I've heard about uses of a short delay instead of reverb. When might this be better than the original effect? And what delay settings provide a reverb-like sound?

4 Answers 4


Reverb and delay aren't completely unrelated effects - reverb can be thought of as a network of many short delays.

While reverb can provide a realistic simulation of an acoustic space, using a lot of it will smear the effected signal in the time dimension, and tend to push it back in the mix, making it sound more distant. If reverb is applied to a signal with a lot of lows and highs, this can have the effect of smearing the whole mix; if you roll off the frequency extremes of the signal that is routed to reverb, the effect of pushing the part back in the mix is even greater. High levels of reverb can also cause problems with intelligibility when applied to a fast vocal.

A simpler traditional delay does not produce such a realistic simulation of acoustic space, but the effect of the discrete echoes can still produce the illusion of space without creating such a 'mess'. Think of dropping a glass on your kitchen floor - less messy if it breaks into a few big pieces rather than shattering everywhere!

So, one time to try delay instead of true reverb might be if you want to keep the effected part forward in the mix without losing definition or intelligibility. Another time might be when you are playing live in an environment that is already reverberant, such as a large hall, where adding even more reverb would cause problems.

To simulate reverb with delay, try times between 100 and 500 ms. Below 100ms, you start to get the same smearing problems that you do with true reverb, without the realism that a true reverb provides; above 500, and the repeats will start to get 'divorced' from the dry signal, losing some of the illusion of it 'happening in a space'.

Try moderate levels of feedback, and also try rolling off the low and high end of the repeats if your delay allows. Analogue- and tape-style delays often have naturally limited bandwidths and can be excellent for producing pseudo-reverb effects.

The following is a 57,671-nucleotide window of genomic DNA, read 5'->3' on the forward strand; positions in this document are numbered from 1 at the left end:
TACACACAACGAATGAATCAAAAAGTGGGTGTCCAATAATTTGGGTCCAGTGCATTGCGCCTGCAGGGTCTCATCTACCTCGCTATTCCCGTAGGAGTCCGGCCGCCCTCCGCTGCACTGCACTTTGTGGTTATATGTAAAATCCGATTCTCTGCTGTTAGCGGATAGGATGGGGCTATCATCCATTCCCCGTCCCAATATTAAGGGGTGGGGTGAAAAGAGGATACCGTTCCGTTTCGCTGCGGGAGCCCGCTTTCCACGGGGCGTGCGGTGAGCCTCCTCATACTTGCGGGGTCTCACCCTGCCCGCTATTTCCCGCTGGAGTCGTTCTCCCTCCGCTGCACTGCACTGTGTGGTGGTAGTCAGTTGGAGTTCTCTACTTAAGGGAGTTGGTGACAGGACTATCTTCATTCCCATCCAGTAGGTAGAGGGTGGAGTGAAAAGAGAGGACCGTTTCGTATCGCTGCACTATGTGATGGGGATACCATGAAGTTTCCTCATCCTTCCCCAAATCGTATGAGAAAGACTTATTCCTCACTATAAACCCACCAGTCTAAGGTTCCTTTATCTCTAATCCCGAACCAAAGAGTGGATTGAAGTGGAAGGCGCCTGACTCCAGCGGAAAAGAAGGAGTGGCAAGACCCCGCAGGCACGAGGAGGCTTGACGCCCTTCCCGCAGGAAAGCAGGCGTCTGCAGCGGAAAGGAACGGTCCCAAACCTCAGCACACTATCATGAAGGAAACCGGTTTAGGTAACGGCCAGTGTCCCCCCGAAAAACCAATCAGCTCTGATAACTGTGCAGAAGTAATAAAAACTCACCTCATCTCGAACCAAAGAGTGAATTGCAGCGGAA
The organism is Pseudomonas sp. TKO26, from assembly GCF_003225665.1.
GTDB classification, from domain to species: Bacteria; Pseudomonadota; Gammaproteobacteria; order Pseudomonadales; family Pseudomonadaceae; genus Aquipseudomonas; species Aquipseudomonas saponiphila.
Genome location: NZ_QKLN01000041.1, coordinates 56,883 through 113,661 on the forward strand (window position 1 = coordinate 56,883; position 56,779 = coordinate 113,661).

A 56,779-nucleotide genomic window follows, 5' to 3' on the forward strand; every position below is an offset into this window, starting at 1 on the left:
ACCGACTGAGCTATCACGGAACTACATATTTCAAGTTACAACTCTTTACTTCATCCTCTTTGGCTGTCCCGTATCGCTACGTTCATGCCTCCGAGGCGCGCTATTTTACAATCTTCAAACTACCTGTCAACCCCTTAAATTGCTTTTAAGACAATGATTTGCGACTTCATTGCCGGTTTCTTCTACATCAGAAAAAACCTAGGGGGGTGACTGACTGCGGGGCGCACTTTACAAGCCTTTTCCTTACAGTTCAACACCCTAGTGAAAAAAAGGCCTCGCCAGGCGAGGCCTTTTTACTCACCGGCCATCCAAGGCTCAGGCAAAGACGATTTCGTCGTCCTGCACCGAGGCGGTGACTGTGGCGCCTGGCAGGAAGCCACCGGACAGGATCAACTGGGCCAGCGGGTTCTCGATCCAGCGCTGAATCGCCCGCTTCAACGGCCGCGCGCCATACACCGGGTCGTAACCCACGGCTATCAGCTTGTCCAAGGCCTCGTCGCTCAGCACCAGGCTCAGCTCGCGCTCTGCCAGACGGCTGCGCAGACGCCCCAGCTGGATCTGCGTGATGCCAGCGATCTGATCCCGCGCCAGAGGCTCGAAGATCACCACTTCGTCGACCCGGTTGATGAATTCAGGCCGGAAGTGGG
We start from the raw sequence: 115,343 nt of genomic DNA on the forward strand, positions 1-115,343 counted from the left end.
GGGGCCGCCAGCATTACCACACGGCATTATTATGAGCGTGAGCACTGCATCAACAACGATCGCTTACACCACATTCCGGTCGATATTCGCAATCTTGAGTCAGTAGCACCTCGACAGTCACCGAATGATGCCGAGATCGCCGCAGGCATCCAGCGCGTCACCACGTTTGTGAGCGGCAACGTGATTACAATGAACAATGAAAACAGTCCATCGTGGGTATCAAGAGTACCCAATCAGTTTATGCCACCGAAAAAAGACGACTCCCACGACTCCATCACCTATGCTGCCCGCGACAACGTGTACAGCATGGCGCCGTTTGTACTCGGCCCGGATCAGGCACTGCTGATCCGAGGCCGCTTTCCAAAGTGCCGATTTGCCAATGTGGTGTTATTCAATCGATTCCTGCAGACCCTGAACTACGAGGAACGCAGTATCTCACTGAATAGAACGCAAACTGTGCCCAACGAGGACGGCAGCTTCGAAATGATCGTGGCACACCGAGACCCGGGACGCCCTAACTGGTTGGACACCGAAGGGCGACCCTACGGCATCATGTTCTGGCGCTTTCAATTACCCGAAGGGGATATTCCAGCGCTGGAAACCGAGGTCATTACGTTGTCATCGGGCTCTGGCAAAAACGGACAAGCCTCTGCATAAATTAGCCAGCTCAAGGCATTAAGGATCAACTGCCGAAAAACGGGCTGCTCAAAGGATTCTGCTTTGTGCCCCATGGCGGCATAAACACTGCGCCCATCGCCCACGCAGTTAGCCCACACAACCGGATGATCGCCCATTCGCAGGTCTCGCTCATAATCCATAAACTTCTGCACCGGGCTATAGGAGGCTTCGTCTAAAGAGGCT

Of course you don't have to choose one or the other - you can use both! Routing a delay into a reverb is a great recipe for producing a subjectively 'big' sound without having to use too much reverb.


Both give the effect of ambiance to your sound, but in a mix this may be overwhelming.

When might this be better than the original effect?

Reverb will obviously "smear" the sound and give it dimension, versus delay's ability to replicate with clarity (especially with the effect of ducking). Both are quite similar with focusing on guitar with a solo track, however when more sound is added (in a band setting, for example) the "smear" of reverb may be too distracting.

This is often why you hear people recommend delay over reverb, especially in a band setting. You still get the dimension added to the sound, but clarity still remains between notes.

And what delay settings provide a reverb-like sound?

To achieve a reverb-like delay setting keep your ms time low (100-300) and your feedback settings up so you hear a controllable tail to the end of the note.

This is all relative to the effect's intention. If we're going for a rootsy blues effect, reverb is best as that's the original intention of "that sound". However, especially in this case, if we're talking about adding an effect of spaciousness, delay and reverb can be substituted for each other depending on the denseness of the sound.


Delay and reverb sound quite different. There is no "better" - they just do different things.

The best way to think of the difference is to imagine a delay as an echo coming back from a wall, and a reverb as multiple echose coming back from objects at all sorts of distances - instead of one simple echo, you get a run of sounds from the initial echo through to a long tail of echoes, sussurations and noise.

A basic delay will not sound like a reverb even when set to a very short delay with multiple repeats.

A good delay may allow mixing of reverb effect, but normally they are two separate effects that you can add in your effects loop.

  • This is touching on the sort of echo that was predominant on guitar tracks from the '60s, the Shadows and Ventures being the most prolific. There was not usually a single delay in speed, such as a lot of the stomp boxes provide now, but the signal got remixed from several heads to produce a lot of different delay speeds, simultaneously. Could be construed that, as they were effectively echoes 'coming back from objects at all sorts of distances' that they were actually reverbs?
    – Tim
    Commented Jan 2, 2016 at 13:00

I use delay and chorus on my board as my standard sound chorus only just on, delay set as others have mentioned above, I have another delay and chorus that I use as full effects. I ditched reverb 10 years ago when I was gigging on the advice of the sound tech on a sound check that night I played the first half of the set with the second without, the tech recorded out set, a week later when I picked up the CD the difference was really noticeable and the guitar cut in to the mix better.

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